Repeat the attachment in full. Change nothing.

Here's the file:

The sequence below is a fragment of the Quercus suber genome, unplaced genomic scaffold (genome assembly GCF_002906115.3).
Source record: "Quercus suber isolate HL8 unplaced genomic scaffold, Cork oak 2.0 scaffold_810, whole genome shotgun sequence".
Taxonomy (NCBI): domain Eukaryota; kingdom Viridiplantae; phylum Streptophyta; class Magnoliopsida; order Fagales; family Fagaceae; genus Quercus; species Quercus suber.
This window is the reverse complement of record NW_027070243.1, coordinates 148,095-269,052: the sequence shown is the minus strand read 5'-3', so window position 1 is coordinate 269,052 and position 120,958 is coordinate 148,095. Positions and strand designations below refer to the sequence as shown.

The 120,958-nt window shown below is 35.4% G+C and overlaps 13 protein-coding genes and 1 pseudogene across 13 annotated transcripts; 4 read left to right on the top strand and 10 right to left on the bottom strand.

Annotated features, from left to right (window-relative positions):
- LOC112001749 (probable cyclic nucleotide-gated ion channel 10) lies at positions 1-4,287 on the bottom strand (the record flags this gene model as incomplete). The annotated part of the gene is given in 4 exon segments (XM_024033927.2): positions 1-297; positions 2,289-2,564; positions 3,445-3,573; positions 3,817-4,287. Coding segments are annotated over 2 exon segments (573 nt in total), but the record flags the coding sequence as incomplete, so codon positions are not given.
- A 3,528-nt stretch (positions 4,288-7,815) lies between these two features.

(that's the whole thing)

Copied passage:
The sequence below is a fragment of the Quercus suber genome, unplaced genomic scaffold (genome assembly GCF_002906115.3).
Source record: "Quercus suber isolate HL8 unplaced genomic scaffold, Cork oak 2.0 scaffold_810, whole genome shotgun sequence".
Taxonomy (NCBI): domain Eukaryota; kingdom Viridiplantae; phylum Streptophyta; class Magnoliopsida; order Fagales; family Fagaceae; genus Quercus; species Quercus suber.
This window is the reverse complement of record NW_027070243.1, coordinates 148,095-269,052: the sequence shown is the minus strand read 5'-3', so window position 1 is coordinate 269,052 and position 120,958 is coordinate 148,095. Positions and strand designations below refer to the sequence as shown.

The 120,958-nt window shown below is 35.4% G+C and overlaps 13 protein-coding genes and 1 pseudogene across 13 annotated transcripts; 4 read left to right on the top strand and 10 right to left on the bottom strand.

Annotated features, from left to right (window-relative positions):
- LOC112001749 (probable cyclic nucleotide-gated ion channel 10) lies at positions 1-4,287 on the bottom strand (the record flags this gene model as incomplete). The annotated part of the gene is given in 4 exon segments (XM_024033927.2): positions 1-297; positions 2,289-2,564; positions 3,445-3,573; positions 3,817-4,287. Coding segments are annotated over 2 exon segments (573 nt in total), but the record flags the coding sequence as incomplete, so codon positions are not given.
- A 3,528-nt stretch (positions 4,288-7,815) lies between these two features.